A Wifey for the Bad Boy

By: Olivia Hill
Chapter 1

Samantha stepped out of her car with a suspicious look around. The neighborhood that she’d pulled up to certainly seemed safe enough, and she had to admit, if the playground parks that she’d driven by were anything to go by, it was one of the cleanest in the city. Still, the towering brick building that her brother’s instructions had led her to definitely ruined the image. Not only was there an odd dogpile of motorcycles sitting just outside of it, but there were also two smokers, squatting and laughing right in front of the entrance.

Sighing to herself, Samantha closed the door of her lime green bug and stepped up onto the sidewalk. Her black heels clicked against the pavement, and as she marched towards the smell of smoke, she had to remind herself why she was there in the first place to keep her feet moving.

“Please!” James, her younger brother, had come begging to her for help just the day before. It was the first time that she’d seen him in months, and though she’d frowned at his shaven head and leather jacket, she’d ushered him into her apartment without hesitation.

“What happened? James?” she’d asked, crouching next to where he’d collapsed onto the floor.

“They’re going to kill me,” James had whined in the back of his throat, his brown eyes filling up with tears. “Sis, please.” Apparently, he’d gotten himself into trouble again.

And, like an idiot, Samantha had thought that she could get him out of it like she always did.

“Please, what?” she’d asked. “How can I help?”

James had only been too happy to tell her. Which was why she was approaching a building rumored to have a biker gang holed up inside of it, with two thousand dollars cash in her pocket.

The smokers stood up as she approached, and she swallowed around the lump in her throat as she forced a smile. “H-hello,” she said as warmly as possible. “I’m here on behalf James. Uh, James Smith.”

Putting out his cigarette, the man with a blue mohawk shoved his hands into the pockets of his leather vest and chuckled. “We get a lot of Smith’s,” he said snidely. “Sorry if an old name like James doesn’t really ring a bell, either.”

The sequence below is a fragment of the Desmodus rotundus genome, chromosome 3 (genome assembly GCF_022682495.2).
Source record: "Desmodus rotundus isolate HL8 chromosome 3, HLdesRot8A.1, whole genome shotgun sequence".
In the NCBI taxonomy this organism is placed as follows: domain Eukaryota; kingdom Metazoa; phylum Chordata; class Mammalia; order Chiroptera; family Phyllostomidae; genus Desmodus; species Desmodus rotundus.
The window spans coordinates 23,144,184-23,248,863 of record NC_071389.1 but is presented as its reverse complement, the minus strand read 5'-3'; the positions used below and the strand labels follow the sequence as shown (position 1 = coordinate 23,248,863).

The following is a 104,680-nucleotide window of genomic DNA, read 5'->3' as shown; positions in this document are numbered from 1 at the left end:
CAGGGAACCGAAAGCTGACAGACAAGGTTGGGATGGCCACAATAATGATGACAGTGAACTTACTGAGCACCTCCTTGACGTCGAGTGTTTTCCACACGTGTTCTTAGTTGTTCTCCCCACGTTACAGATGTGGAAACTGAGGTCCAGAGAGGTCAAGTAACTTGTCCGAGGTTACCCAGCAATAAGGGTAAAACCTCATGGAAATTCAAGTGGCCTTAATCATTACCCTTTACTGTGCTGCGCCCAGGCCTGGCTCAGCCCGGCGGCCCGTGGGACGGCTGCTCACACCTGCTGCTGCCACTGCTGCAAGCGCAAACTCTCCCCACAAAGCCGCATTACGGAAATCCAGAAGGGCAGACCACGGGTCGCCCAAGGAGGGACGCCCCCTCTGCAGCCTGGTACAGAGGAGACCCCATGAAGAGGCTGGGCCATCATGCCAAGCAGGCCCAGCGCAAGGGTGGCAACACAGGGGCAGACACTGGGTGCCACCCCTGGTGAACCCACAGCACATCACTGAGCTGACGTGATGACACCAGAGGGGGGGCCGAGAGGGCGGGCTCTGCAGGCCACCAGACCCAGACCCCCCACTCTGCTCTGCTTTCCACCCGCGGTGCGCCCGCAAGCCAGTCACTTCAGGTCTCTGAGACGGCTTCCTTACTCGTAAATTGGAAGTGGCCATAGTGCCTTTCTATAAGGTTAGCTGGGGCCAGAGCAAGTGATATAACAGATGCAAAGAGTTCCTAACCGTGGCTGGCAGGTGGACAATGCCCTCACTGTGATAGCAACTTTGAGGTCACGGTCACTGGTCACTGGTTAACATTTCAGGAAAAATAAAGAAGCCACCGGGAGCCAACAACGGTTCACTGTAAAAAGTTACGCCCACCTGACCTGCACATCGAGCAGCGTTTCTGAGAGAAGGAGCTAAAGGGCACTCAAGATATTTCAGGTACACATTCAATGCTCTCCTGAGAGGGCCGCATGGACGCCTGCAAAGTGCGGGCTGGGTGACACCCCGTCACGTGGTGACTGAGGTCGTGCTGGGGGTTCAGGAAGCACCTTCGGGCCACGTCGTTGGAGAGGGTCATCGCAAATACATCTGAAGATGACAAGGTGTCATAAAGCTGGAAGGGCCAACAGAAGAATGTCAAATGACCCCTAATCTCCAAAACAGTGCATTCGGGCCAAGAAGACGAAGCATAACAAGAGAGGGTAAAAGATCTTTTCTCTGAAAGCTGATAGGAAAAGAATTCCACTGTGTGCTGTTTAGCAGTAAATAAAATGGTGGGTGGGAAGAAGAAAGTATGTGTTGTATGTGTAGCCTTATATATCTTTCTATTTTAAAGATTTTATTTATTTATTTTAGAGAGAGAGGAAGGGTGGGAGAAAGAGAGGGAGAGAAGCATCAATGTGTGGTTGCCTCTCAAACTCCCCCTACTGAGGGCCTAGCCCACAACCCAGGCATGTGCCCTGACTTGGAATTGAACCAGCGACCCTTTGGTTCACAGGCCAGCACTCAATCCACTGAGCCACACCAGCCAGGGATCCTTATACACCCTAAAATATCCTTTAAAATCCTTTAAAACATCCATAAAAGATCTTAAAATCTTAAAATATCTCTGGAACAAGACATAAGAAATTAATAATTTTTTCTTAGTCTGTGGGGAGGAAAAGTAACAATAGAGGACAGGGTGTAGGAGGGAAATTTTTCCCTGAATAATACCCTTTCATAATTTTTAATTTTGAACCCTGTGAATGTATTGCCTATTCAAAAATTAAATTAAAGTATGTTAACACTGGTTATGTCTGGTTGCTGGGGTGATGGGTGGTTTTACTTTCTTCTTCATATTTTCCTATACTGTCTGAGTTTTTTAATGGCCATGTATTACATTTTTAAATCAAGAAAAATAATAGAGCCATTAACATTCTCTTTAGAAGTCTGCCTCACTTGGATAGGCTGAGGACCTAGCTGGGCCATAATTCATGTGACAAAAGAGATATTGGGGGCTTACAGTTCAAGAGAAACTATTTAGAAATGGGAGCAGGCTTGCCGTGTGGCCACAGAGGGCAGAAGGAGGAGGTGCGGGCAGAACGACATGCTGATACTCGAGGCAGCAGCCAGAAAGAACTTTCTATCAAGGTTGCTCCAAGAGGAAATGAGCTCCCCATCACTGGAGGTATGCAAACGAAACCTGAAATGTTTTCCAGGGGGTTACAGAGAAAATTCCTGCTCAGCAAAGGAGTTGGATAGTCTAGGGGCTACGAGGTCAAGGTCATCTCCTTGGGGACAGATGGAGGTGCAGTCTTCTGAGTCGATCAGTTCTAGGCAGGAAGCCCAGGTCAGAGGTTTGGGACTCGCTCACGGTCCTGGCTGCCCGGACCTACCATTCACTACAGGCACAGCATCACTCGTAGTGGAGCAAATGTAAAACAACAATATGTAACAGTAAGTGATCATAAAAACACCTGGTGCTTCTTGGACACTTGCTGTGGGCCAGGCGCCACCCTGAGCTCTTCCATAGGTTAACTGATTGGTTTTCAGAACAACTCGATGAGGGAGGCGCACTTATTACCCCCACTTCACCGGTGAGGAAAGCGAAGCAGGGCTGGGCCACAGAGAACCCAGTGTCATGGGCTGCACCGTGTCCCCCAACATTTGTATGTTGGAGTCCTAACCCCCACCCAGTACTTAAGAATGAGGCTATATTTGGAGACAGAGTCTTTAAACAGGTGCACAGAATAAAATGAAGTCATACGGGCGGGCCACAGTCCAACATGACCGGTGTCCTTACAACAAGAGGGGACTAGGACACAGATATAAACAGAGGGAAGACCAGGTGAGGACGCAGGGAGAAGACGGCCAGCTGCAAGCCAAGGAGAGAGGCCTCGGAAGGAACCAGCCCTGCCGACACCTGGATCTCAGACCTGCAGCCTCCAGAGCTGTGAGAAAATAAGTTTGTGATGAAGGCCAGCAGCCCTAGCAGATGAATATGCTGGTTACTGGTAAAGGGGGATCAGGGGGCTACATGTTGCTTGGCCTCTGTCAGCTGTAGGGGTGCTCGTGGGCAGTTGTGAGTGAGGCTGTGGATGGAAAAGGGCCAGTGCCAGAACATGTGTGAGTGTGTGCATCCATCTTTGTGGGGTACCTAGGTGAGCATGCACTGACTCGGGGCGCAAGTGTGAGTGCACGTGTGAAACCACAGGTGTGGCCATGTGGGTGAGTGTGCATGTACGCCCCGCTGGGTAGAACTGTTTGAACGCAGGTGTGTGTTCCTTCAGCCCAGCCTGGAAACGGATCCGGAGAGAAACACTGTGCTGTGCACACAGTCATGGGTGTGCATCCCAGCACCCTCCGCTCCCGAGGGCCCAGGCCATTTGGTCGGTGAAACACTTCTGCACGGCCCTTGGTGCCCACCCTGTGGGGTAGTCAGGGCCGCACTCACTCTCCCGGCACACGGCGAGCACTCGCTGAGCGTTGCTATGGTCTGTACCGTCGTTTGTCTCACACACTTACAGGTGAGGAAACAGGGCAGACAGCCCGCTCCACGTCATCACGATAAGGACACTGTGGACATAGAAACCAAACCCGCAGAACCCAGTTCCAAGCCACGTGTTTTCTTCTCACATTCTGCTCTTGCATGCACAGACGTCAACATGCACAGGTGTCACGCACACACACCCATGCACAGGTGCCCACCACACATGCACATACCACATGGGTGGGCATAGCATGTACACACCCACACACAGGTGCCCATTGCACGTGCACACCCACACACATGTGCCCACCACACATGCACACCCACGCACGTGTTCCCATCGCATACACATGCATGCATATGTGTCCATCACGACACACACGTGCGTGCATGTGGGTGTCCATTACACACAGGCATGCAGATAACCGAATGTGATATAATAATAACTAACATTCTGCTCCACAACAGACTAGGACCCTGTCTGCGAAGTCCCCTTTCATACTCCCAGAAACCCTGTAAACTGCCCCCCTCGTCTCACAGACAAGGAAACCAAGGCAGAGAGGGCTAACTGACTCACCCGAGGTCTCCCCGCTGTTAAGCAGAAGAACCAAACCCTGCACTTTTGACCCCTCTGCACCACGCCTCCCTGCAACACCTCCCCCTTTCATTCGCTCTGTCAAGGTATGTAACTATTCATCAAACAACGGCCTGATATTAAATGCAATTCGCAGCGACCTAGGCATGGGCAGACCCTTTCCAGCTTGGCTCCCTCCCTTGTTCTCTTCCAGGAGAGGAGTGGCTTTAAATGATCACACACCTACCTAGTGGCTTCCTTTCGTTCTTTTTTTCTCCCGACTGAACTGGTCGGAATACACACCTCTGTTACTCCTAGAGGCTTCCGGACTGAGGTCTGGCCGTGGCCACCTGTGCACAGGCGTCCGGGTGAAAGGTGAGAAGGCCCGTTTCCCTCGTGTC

“Uh,” she said nervously. She contemplated just turning on her heel and leaving, especially if they hadn’t been expecting her like James had said they were. And who knows? She could’ve come to the wrong place entirely.

“Nah,” the other man, a tall lanky guy with a shaved head and tattooed neck, said. “She’s talking about the Smith kid who took a joyride. The one who owes boss two grand?”

“Oh,” Blue Mohawk snapped his fingers. “Ohhhh, yeah. You must be the sister. Yeah, boss has been expecting you.”

“Great,” Samantha smiled, relieved, though her heart was still going a mile a minute. “If you could just tell me what floor—”

“Oh no, sweetheart,” the tall one shook his head softly, a sympathetic grin on his lips. “No one goes in without an escort. Come on,” he took one last drag of his smoke and flicked it into the road. “I’ll take you.”

“No fair!” Mohawk shouted.

“Hey, you couldn’t even remember that the boss was waiting for her,” he shrugged, wrapping an arm around Samantha’s tense shoulders. “Guard the door, will you?” he laughed, leading her inside.

Samantha had never been so uncomfortable in all of her life. The guy touching her smelled like motor oil, and she had half a mind to pull out of his grip. It didn’t help that she’d decided to wear one of her best dress suits, opting for a professional and intimidating look rather than an unkempt and easily impressionable one.

“Right here, sweetheart,” the man turned them towards an elevator. Another man who was also clad in leather waved from where he was slouched up against the wall, and her escort returned the gesture with a smile. Well, at least the grunts were happy. Maybe the boss wouldn’t be so bad?

“Where to?” the new man, an older biker with a rounded stomach, asked calmly.

“Fifth floor,” the tall guy answered. “We’re up to see the boss.”

“Oh,” he said, looking Samantha up and down. “Is that a new one?”

“New one?” Samantha repeated.

But the tall man just laughed. “Nah, she ain’t a call girl,” he shook his head. Samantha ducked hers, her blush burning her cheeks.

“Ah,” the old man agreed like he understood, the elevator dinging as it opened up beside him.

“See ya, Earl,” the tall man called, directing Samantha into the dimly lit elevator. As the doors closed and the whole thing lurched, she heard the oddest tune of a quick piano. It reminded her of a hurried funeral march.